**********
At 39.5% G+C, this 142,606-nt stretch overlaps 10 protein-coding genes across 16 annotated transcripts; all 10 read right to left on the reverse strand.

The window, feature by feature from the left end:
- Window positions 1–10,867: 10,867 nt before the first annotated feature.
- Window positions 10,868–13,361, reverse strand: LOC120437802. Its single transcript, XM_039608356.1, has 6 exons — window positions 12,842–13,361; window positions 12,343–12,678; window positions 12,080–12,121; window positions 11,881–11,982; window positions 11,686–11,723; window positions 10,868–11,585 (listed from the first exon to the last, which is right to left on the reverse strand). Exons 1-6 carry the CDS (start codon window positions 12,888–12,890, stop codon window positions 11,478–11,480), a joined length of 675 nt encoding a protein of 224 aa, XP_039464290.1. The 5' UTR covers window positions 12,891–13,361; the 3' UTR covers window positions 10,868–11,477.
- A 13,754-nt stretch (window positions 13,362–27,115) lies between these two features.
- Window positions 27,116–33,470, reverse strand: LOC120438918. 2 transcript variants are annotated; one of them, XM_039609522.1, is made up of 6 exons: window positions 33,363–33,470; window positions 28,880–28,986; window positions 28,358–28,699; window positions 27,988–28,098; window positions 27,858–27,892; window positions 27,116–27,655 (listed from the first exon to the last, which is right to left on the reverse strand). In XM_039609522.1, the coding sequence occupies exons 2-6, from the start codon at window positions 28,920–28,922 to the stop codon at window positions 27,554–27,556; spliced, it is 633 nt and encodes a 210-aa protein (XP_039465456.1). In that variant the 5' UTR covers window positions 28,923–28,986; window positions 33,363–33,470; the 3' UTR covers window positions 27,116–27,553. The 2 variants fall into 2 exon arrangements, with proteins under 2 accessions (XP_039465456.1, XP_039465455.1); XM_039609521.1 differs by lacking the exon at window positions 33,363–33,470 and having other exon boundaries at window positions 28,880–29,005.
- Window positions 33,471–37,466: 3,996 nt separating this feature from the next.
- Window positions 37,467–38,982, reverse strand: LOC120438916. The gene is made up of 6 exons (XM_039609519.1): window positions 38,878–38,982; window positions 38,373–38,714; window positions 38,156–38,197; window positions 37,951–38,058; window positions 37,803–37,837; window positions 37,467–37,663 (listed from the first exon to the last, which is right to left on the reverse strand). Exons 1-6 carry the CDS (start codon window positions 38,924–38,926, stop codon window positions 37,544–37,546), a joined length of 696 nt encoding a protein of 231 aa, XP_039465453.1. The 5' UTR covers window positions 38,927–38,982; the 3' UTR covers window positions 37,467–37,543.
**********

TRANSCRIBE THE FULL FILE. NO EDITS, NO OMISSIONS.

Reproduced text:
At 39.5% G+C, this 142,606-nt stretch overlaps 10 protein-coding genes across 16 annotated transcripts; all 10 read right to left on the reverse strand.

The window, feature by feature from the left end:
- Window positions 1–10,867: 10,867 nt before the first annotated feature.
- Window positions 10,868–13,361, reverse strand: LOC120437802. Its single transcript, XM_039608356.1, has 6 exons — window positions 12,842–13,361; window positions 12,343–12,678; window positions 12,080–12,121; window positions 11,881–11,982; window positions 11,686–11,723; window positions 10,868–11,585 (listed from the first exon to the last, which is right to left on the reverse strand). Exons 1-6 carry the CDS (start codon window positions 12,888–12,890, stop codon window positions 11,478–11,480), a joined length of 675 nt encoding a protein of 224 aa, XP_039464290.1. The 5' UTR covers window positions 12,891–13,361; the 3' UTR covers window positions 10,868–11,477.
- A 13,754-nt stretch (window positions 13,362–27,115) lies between these two features.
- Window positions 27,116–33,470, reverse strand: LOC120438918. 2 transcript variants are annotated; one of them, XM_039609522.1, is made up of 6 exons: window positions 33,363–33,470; window positions 28,880–28,986; window positions 28,358–28,699; window positions 27,988–28,098; window positions 27,858–27,892; window positions 27,116–27,655 (listed from the first exon to the last, which is right to left on the reverse strand). In XM_039609522.1, the coding sequence occupies exons 2-6, from the start codon at window positions 28,920–28,922 to the stop codon at window positions 27,554–27,556; spliced, it is 633 nt and encodes a 210-aa protein (XP_039465456.1). In that variant the 5' UTR covers window positions 28,923–28,986; window positions 33,363–33,470; the 3' UTR covers window positions 27,116–27,553. The 2 variants fall into 2 exon arrangements, with proteins under 2 accessions (XP_039465456.1, XP_039465455.1); XM_039609521.1 differs by lacking the exon at window positions 33,363–33,470 and having other exon boundaries at window positions 28,880–29,005.
- Window positions 33,471–37,466: 3,996 nt separating this feature from the next.
- Window positions 37,467–38,982, reverse strand: LOC120438916. The gene is made up of 6 exons (XM_039609519.1): window positions 38,878–38,982; window positions 38,373–38,714; window positions 38,156–38,197; window positions 37,951–38,058; window positions 37,803–37,837; window positions 37,467–37,663 (listed from the first exon to the last, which is right to left on the reverse strand). Exons 1-6 carry the CDS (start codon window positions 38,924–38,926, stop codon window positions 37,544–37,546), a joined length of 696 nt encoding a protein of 231 aa, XP_039465453.1. The 5' UTR covers window positions 38,927–38,982; the 3' UTR covers window positions 37,467–37,543.